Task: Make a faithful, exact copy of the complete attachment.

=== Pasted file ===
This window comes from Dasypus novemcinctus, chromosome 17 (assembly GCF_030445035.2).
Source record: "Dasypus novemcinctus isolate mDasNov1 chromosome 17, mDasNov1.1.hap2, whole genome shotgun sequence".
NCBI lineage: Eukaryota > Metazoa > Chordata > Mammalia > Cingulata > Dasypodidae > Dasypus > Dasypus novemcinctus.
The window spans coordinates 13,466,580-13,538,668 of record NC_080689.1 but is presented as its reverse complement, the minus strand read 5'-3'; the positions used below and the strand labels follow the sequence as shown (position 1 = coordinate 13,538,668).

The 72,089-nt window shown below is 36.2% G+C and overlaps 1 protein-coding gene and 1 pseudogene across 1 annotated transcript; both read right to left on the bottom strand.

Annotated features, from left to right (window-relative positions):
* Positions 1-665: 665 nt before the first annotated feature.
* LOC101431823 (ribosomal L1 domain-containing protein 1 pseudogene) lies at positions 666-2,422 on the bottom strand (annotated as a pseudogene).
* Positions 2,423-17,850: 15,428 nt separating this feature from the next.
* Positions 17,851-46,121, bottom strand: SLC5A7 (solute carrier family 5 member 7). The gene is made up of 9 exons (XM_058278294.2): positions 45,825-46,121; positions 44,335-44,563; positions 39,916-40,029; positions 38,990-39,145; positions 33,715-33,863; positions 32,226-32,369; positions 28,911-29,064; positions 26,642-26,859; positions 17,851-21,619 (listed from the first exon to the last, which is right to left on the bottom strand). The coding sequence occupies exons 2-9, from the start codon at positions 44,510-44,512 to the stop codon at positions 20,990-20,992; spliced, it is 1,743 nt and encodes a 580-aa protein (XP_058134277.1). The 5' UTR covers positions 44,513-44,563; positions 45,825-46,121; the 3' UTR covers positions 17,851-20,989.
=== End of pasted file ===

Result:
This window comes from Dasypus novemcinctus, chromosome 17 (assembly GCF_030445035.2).
Source record: "Dasypus novemcinctus isolate mDasNov1 chromosome 17, mDasNov1.1.hap2, whole genome shotgun sequence".
NCBI lineage: Eukaryota > Metazoa > Chordata > Mammalia > Cingulata > Dasypodidae > Dasypus > Dasypus novemcinctus.
The window spans coordinates 13,466,580-13,538,668 of record NC_080689.1 but is presented as its reverse complement, the minus strand read 5'-3'; the positions used below and the strand labels follow the sequence as shown (position 1 = coordinate 13,538,668).

The 72,089-nt window shown below is 36.2% G+C and overlaps 1 protein-coding gene and 1 pseudogene across 1 annotated transcript; both read right to left on the bottom strand.

Annotated features, from left to right (window-relative positions):
* Positions 1-665: 665 nt before the first annotated feature.
* LOC101431823 (ribosomal L1 domain-containing protein 1 pseudogene) lies at positions 666-2,422 on the bottom strand (annotated as a pseudogene).
* Positions 2,423-17,850: 15,428 nt separating this feature from the next.
* Positions 17,851-46,121, bottom strand: SLC5A7 (solute carrier family 5 member 7). The gene is made up of 9 exons (XM_058278294.2): positions 45,825-46,121; positions 44,335-44,563; positions 39,916-40,029; positions 38,990-39,145; positions 33,715-33,863; positions 32,226-32,369; positions 28,911-29,064; positions 26,642-26,859; positions 17,851-21,619 (listed from the first exon to the last, which is right to left on the bottom strand). The coding sequence occupies exons 2-9, from the start codon at positions 44,510-44,512 to the stop codon at positions 20,990-20,992; spliced, it is 1,743 nt and encodes a 580-aa protein (XP_058134277.1). The 5' UTR covers positions 44,513-44,563; positions 45,825-46,121; the 3' UTR covers positions 17,851-20,989.